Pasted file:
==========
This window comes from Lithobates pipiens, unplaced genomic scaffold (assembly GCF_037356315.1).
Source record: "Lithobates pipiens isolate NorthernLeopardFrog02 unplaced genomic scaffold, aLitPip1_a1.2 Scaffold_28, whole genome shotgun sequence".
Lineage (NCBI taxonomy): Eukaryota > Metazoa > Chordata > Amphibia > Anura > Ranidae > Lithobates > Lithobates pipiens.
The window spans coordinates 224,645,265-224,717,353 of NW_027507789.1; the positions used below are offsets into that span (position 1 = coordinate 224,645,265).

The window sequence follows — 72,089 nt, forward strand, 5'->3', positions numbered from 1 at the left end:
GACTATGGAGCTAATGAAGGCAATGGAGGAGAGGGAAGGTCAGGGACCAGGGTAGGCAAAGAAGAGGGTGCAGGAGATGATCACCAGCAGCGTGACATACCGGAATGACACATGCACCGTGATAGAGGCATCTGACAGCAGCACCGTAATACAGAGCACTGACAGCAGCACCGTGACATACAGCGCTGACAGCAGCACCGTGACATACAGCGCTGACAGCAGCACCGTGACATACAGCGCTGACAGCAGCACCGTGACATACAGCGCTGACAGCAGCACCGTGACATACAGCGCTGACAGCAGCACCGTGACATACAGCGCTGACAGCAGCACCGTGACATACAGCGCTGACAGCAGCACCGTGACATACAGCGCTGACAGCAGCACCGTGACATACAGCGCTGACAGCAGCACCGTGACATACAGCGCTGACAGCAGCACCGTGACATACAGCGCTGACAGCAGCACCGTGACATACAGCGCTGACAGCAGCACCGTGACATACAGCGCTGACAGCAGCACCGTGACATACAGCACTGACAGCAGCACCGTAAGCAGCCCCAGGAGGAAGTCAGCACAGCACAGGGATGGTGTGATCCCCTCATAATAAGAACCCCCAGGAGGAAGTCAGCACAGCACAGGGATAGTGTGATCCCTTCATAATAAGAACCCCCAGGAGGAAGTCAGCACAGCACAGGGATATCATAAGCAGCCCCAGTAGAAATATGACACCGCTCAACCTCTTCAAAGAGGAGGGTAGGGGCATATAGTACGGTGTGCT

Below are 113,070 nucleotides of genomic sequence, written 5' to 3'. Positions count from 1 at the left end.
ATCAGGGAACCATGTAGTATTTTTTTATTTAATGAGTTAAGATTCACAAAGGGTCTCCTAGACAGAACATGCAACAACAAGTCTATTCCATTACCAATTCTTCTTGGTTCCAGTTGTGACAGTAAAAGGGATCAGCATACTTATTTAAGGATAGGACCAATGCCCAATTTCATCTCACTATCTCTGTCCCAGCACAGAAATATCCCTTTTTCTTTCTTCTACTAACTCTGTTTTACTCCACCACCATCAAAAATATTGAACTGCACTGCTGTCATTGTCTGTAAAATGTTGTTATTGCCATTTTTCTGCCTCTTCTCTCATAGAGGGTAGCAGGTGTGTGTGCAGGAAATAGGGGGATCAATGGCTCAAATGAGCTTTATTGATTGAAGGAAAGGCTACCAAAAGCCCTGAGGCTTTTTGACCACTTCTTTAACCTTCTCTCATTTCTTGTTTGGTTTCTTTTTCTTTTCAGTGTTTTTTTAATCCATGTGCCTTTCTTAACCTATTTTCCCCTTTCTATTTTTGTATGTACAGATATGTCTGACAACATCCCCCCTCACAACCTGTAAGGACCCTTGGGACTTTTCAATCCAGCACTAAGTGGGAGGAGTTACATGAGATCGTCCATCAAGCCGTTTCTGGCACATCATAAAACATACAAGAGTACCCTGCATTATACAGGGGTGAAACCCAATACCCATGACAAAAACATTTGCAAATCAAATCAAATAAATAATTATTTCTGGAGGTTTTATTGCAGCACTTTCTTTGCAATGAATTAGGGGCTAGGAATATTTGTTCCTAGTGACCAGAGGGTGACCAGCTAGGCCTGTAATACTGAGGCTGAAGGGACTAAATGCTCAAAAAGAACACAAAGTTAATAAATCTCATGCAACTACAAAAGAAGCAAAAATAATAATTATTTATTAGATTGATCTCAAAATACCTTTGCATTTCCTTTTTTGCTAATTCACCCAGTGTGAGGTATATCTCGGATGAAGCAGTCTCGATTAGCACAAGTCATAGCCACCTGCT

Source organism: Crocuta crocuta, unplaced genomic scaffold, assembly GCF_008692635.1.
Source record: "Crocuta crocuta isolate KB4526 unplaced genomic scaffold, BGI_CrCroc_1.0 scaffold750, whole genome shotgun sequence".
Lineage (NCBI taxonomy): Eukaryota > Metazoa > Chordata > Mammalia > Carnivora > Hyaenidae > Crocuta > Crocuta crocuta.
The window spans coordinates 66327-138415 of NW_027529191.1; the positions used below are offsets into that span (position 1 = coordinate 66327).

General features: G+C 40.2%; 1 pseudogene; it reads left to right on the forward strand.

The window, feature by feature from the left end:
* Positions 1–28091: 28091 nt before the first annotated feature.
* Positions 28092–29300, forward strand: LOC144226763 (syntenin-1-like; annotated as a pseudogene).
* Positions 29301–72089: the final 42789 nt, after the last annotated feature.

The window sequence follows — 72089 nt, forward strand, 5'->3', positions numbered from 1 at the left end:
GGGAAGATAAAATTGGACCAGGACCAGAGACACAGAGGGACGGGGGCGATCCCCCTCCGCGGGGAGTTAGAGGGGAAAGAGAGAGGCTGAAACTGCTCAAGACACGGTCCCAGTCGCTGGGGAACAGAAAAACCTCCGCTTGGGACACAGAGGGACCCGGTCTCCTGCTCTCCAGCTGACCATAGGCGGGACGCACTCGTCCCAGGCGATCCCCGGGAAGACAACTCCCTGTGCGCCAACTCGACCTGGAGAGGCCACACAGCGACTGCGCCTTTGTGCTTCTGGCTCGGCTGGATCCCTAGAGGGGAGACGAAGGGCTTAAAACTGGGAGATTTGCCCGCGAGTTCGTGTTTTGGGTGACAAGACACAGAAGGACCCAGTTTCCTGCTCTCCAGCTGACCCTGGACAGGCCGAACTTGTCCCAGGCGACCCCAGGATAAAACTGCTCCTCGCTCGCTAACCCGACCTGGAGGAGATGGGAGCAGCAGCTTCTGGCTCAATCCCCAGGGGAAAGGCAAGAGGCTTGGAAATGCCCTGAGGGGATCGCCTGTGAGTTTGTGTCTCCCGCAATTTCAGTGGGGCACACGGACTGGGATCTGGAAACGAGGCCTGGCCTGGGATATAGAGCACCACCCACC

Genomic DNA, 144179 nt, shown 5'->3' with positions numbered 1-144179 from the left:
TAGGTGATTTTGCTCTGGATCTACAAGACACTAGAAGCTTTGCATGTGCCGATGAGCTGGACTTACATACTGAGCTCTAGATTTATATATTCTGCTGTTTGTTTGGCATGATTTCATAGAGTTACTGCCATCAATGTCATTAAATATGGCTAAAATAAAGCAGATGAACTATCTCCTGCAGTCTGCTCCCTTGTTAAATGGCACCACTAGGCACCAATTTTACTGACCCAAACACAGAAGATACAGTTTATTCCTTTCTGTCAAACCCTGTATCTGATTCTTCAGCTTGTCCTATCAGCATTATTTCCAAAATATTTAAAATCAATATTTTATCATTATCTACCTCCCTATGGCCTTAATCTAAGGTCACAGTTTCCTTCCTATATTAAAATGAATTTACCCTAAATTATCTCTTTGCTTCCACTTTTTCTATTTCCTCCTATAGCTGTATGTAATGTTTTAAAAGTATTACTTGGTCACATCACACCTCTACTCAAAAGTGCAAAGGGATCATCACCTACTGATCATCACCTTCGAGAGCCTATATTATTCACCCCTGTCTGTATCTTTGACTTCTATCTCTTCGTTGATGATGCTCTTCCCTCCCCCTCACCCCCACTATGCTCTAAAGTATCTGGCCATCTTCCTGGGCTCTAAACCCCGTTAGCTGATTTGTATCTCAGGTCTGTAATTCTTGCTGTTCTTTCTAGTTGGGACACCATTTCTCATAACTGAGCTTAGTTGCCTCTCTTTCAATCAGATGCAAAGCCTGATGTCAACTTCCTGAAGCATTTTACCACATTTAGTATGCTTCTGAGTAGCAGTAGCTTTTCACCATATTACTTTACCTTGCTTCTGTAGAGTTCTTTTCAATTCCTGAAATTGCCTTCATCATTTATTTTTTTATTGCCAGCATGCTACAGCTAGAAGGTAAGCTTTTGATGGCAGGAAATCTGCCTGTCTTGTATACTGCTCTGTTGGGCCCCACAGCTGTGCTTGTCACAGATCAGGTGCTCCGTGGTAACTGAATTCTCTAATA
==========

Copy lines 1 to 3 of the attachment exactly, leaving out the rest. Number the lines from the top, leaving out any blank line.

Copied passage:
This window comes from Lithobates pipiens, unplaced genomic scaffold (assembly GCF_037356315.1).
Source record: "Lithobates pipiens isolate NorthernLeopardFrog02 unplaced genomic scaffold, aLitPip1_a1.2 Scaffold_28, whole genome shotgun sequence".
Lineage (NCBI taxonomy): Eukaryota > Metazoa > Chordata > Amphibia > Anura > Ranidae > Lithobates > Lithobates pipiens.